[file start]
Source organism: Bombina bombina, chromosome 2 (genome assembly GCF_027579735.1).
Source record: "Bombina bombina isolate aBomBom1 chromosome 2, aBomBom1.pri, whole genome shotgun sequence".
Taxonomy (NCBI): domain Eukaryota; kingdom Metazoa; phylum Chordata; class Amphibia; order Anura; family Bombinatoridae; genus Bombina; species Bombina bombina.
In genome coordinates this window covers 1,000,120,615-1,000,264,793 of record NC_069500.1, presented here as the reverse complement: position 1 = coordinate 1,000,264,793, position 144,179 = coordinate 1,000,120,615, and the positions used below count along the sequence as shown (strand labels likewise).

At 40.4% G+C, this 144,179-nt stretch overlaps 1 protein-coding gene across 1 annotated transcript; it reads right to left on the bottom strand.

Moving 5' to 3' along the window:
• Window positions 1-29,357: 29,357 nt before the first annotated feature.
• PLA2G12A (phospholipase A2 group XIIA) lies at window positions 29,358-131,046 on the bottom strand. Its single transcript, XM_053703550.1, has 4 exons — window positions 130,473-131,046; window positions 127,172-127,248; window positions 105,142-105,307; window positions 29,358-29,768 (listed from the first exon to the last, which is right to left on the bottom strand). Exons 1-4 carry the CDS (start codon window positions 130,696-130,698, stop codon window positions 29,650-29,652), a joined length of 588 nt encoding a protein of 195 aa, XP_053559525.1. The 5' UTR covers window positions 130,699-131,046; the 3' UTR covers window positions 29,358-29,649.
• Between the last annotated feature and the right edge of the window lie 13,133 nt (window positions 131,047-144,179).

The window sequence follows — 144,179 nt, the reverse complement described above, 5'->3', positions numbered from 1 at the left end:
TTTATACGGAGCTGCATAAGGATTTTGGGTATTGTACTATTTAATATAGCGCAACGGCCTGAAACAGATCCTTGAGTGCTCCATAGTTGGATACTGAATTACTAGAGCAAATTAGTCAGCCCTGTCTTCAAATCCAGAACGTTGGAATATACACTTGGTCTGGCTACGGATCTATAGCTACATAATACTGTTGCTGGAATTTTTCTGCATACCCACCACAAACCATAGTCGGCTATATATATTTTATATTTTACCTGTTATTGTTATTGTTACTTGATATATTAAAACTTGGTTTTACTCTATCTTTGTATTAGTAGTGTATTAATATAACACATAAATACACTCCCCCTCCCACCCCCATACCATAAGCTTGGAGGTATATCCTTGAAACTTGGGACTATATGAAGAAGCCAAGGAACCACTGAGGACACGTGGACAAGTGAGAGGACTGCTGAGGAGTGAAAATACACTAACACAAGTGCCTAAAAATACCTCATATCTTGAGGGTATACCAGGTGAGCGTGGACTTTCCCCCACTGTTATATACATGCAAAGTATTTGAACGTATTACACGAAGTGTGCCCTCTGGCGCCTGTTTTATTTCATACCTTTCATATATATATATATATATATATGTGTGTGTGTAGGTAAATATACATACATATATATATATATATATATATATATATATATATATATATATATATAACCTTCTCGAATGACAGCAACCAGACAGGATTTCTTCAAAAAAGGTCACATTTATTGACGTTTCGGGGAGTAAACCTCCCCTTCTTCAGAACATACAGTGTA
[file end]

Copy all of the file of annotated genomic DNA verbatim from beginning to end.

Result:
Source organism: Bombina bombina, chromosome 2 (genome assembly GCF_027579735.1).
Source record: "Bombina bombina isolate aBomBom1 chromosome 2, aBomBom1.pri, whole genome shotgun sequence".
Taxonomy (NCBI): domain Eukaryota; kingdom Metazoa; phylum Chordata; class Amphibia; order Anura; family Bombinatoridae; genus Bombina; species Bombina bombina.
In genome coordinates this window covers 1,000,120,615-1,000,264,793 of record NC_069500.1, presented here as the reverse complement: position 1 = coordinate 1,000,264,793, position 144,179 = coordinate 1,000,120,615, and the positions used below count along the sequence as shown (strand labels likewise).

At 40.4% G+C, this 144,179-nt stretch overlaps 1 protein-coding gene across 1 annotated transcript; it reads right to left on the bottom strand.

Moving 5' to 3' along the window:
• Window positions 1-29,357: 29,357 nt before the first annotated feature.
• PLA2G12A (phospholipase A2 group XIIA) lies at window positions 29,358-131,046 on the bottom strand. Its single transcript, XM_053703550.1, has 4 exons — window positions 130,473-131,046; window positions 127,172-127,248; window positions 105,142-105,307; window positions 29,358-29,768 (listed from the first exon to the last, which is right to left on the bottom strand). Exons 1-4 carry the CDS (start codon window positions 130,696-130,698, stop codon window positions 29,650-29,652), a joined length of 588 nt encoding a protein of 195 aa, XP_053559525.1. The 5' UTR covers window positions 130,699-131,046; the 3' UTR covers window positions 29,358-29,649.
• Between the last annotated feature and the right edge of the window lie 13,133 nt (window positions 131,047-144,179).

The window sequence follows — 144,179 nt, the reverse complement described above, 5'->3', positions numbered from 1 at the left end:
TTTATACGGAGCTGCATAAGGATTTTGGGTATTGTACTATTTAATATAGCGCAACGGCCTGAAACAGATCCTTGAGTGCTCCATAGTTGGATACTGAATTACTAGAGCAAATTAGTCAGCCCTGTCTTCAAATCCAGAACGTTGGAATATACACTTGGTCTGGCTACGGATCTATAGCTACATAATACTGTTGCTGGAATTTTTCTGCATACCCACCACAAACCATAGTCGGCTATATATATTTTATATTTTACCTGTTATTGTTATTGTTACTTGATATATTAAAACTTGGTTTTACTCTATCTTTGTATTAGTAGTGTATTAATATAACACATAAATACACTCCCCCTCCCACCCCCATACCATAAGCTTGGAGGTATATCCTTGAAACTTGGGACTATATGAAGAAGCCAAGGAACCACTGAGGACACGTGGACAAGTGAGAGGACTGCTGAGGAGTGAAAATACACTAACACAAGTGCCTAAAAATACCTCATATCTTGAGGGTATACCAGGTGAGCGTGGACTTTCCCCCACTGTTATATACATGCAAAGTATTTGAACGTATTACACGAAGTGTGCCCTCTGGCGCCTGTTTTATTTCATACCTTTCATATATATATATATATATATATGTGTGTGTGTAGGTAAATATACATACATATATATATATATATATATATATATATATATATATATATATATATAACCTTCTCGAATGACAGCAACCAGACAGGATTTCTTCAAAAAAGGTCACATTTATTGACGTTTCGGGGAGTAAACCTCCCCTTCTTCAGAACATACAGTGTA